From the loading dock of his furniture company’s North Hyde Park warehouse, Built founder Andrew Watson can see the cranes that increasingly dot the downtown skyline. It’s a constant reminder that Tampa’s rising wave is bringing people like Watson and his team right along with it.
“At the base of every one of those cranes, somebody needs furniture. So it’s such a cool time to be here,” Watson says.
He founded Built back in 2013 with a focus on sleek, modern, minimalistic, custom-made wooden furniture. The following year, his designs caught the eye of the BECK Group when they were in the process of building out Ulele. Built created the restaurant’s tabletops from reclaimed oak salvaged from a barn in North Florida, along with two 10-foot tables made with local Norfolk pine. It was this project that helped the company catch fire, Watson says.
“The Ulele project was kind of what gave me the push I needed to become an actual business, not just hang out with a table saw by myself,” he adds with a laugh.
The team of 12 has since seen their work installed in homes across the Tampa area and at commercial spaces like the offices of Embarc Collective, McKibbon Hospitality and Water Street Tampa developer Strategic Property Partners. Built has also created dining tables for places like Foundation Coffee, Haven and Armature Works. Most recently, they delivered a complete furniture package to the co-working and event space Hyde House. While Built made its name on built-in millwork pieces, Watson says they’re looking to do more furniture (like benches they built for Water Street Tampa’s brand-new office at Sparkman Wharf).
Every piece that Built makes is custom-created in their warehouse to each customer’s exact specifications. With the ability to come in, select specific woods and finishes, and see their piece in progress, customers get a hands-on experience that big box stores and online retailers can’t offer, Watson explains.
“Let’s say you want a TV cabinet, but you want drawers over here and doors here, and you need to fit a subwoofer,” he says. “We can build it exactly how you want it — the aesthetic that you want, the functionality that you want,” and the size that you want.
Plus, as Watson points out, a table or headboard created from a slab of a fallen tree is an inherently unique piece. “If somebody buys a table [from us], they’re the only person in the world who can have that table.”
Sometimes, clients’ visit to the workshop is their first realization that their furniture will be made locally, Watson says.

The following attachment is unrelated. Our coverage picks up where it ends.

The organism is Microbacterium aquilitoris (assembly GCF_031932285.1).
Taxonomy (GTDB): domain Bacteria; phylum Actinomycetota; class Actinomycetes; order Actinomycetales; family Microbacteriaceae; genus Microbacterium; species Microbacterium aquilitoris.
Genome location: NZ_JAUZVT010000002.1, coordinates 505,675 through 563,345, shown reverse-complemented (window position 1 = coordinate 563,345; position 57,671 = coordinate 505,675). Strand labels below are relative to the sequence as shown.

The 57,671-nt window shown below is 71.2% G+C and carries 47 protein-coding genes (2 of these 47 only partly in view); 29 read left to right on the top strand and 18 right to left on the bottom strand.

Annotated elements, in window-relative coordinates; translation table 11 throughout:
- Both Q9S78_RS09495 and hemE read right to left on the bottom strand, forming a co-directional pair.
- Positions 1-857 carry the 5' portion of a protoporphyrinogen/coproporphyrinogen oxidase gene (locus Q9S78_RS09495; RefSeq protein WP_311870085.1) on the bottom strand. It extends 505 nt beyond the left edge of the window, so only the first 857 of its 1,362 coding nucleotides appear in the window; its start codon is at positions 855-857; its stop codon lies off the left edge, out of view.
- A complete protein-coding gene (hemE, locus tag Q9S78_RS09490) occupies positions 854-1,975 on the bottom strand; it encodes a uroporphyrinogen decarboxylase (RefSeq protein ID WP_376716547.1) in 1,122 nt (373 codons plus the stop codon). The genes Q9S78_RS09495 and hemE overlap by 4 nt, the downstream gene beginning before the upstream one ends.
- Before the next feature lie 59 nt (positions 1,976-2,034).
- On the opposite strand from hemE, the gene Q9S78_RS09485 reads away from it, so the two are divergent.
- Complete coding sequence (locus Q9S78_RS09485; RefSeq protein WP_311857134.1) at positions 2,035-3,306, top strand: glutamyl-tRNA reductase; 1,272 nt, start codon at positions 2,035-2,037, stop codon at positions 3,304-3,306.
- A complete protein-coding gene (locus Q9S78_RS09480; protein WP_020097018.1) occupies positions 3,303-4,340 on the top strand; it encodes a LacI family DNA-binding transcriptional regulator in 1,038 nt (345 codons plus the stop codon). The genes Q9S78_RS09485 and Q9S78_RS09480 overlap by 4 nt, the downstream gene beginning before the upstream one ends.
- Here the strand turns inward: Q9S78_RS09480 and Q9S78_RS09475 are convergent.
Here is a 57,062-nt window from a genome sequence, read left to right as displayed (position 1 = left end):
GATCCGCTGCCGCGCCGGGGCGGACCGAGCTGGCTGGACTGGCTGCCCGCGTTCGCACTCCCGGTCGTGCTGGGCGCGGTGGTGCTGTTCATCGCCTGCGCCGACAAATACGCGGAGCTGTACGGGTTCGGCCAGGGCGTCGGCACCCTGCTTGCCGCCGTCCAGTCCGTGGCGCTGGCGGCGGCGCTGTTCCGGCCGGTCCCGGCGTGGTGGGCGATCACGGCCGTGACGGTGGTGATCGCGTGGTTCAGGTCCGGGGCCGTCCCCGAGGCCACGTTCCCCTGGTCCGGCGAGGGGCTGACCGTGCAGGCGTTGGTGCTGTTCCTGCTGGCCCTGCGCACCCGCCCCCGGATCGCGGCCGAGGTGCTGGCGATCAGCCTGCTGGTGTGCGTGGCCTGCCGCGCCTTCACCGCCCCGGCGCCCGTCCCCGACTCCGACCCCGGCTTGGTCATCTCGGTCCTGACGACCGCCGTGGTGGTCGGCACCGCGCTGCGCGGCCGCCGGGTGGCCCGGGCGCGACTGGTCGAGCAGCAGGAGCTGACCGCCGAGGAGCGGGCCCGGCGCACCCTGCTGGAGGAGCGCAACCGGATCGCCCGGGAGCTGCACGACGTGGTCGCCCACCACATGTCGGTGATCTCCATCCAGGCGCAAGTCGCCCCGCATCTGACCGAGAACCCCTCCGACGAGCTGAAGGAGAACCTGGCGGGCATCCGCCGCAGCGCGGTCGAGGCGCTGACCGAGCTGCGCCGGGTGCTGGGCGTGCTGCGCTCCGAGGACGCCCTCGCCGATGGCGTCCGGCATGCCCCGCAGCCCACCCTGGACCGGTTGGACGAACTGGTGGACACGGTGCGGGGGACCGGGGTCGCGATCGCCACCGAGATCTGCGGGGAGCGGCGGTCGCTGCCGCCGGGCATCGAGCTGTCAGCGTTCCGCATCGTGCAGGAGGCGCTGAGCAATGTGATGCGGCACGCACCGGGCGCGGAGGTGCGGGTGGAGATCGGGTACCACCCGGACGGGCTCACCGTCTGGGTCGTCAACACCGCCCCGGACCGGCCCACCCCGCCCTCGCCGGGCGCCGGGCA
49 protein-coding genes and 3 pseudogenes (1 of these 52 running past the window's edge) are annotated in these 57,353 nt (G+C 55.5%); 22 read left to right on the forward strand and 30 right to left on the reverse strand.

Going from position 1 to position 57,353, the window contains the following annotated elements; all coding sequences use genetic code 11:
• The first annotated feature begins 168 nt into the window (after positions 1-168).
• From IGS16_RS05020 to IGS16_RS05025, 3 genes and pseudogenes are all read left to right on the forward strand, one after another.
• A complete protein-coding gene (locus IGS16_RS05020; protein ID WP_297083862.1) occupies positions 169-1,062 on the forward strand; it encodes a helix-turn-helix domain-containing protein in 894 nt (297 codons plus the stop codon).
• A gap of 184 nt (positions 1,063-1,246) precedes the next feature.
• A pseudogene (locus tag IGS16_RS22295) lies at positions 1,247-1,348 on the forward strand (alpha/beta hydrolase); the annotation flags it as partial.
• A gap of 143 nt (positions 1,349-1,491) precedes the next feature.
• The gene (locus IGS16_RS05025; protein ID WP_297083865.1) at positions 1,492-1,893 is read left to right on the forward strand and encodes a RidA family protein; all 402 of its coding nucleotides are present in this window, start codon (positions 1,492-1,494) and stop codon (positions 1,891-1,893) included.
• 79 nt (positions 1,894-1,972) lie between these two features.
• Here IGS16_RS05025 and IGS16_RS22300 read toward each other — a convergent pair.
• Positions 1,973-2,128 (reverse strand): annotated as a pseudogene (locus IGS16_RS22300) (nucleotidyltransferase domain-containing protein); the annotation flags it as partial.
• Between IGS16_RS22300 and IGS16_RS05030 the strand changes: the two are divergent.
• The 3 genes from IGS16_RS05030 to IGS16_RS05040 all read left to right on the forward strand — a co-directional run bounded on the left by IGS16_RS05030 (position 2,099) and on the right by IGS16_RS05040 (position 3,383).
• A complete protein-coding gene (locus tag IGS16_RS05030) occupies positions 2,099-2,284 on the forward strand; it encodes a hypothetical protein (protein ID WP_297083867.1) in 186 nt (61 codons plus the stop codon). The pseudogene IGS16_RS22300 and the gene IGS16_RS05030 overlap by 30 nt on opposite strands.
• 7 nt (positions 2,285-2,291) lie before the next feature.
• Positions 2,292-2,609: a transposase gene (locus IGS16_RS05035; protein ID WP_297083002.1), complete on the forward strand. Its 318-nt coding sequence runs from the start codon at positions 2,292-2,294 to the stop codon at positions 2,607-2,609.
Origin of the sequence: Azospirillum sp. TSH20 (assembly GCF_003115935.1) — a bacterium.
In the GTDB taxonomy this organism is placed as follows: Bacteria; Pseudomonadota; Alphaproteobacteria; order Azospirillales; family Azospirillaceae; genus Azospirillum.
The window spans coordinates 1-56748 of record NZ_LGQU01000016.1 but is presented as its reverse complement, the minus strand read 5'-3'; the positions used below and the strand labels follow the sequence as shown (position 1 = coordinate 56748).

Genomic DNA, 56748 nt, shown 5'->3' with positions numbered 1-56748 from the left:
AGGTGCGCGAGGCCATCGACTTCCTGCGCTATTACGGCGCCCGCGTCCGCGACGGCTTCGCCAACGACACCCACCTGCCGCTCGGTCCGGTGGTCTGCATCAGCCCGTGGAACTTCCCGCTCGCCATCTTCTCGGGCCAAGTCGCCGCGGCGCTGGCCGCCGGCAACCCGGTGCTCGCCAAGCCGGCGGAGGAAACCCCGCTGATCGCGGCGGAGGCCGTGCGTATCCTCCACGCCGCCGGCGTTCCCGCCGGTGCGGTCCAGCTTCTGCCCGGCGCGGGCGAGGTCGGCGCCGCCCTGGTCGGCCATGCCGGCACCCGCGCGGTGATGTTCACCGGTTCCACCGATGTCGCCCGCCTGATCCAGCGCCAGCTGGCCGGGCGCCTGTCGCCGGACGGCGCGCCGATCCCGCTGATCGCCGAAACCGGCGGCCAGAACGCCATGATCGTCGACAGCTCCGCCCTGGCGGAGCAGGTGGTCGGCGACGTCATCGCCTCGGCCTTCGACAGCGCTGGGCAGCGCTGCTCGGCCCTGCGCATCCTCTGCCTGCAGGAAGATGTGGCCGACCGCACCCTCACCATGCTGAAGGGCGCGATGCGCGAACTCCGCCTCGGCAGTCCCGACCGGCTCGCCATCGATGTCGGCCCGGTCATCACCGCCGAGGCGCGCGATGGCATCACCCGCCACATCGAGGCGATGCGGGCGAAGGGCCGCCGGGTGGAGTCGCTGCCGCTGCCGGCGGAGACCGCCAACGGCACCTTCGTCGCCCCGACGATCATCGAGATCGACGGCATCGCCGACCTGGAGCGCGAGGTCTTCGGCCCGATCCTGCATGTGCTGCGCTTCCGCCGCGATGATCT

“I don’t think people know we manufacture here, which is interesting. I don’t know what they think, but people walk in and [say] oh, you actually build in here,” he says with a chuckle. “We’re literally manufacturing. We’re taking raw material and making it all here.”
This summer, Built will roll out its first furniture line. The collection is made up of some of the company’s staple furniture pieces, all of which are customizable. Pieces like the Willow chair, the Franklin credenza and the Fig stool are named after Tampa streets that have had an influential role in Built’s development. New machinery that will automate part of Built’s production process has finally allowed the company to offer some of its pieces to a broader market.
Like all businesses, Built is constantly looking forward — less for themselves than for the planet.
Watson has been passionate about sustainability since long before it was an industry buzzword. For all of their pieces, the company sources wood from trees that have already fallen or that are replanted after they’re cut down. Built uses small, leftover pieces of wood from large projects to create cutting boards, bowls and other small trinkets to prevent the material from going to waste.
Woodworking is inherently a carbon-neutral process, Watson explains. Carbon in the atmosphere is absorbed by trees. Even when a tree falls or is chopped down to become wood, the carbon that was removed from the atmosphere stays trapped inside — offsetting the carbon released while building furniture.
“But we’re constantly trying to be better at that. We’re trying to find wood that’s closer to [our facility]. We’re trying to have less waste,” he says. “[Sustainability] is constantly top-of-mind.”
Built even has an internal goal of going carbon negative (that is, offsetting more carbon than they produce) by 2025. Yet you won’t find the “S” word anywhere on their website or company marketing materials. Why?
“We just do it because it’s the right thing to do,” Watson says.
Not to mention, it can be pretty darn cool.
“I would love to run this with solar,” he adds, gesturing to the production facility around him. “I would love to get to the point where we could build furniture with the power from the sun.”
“How insane would that be?”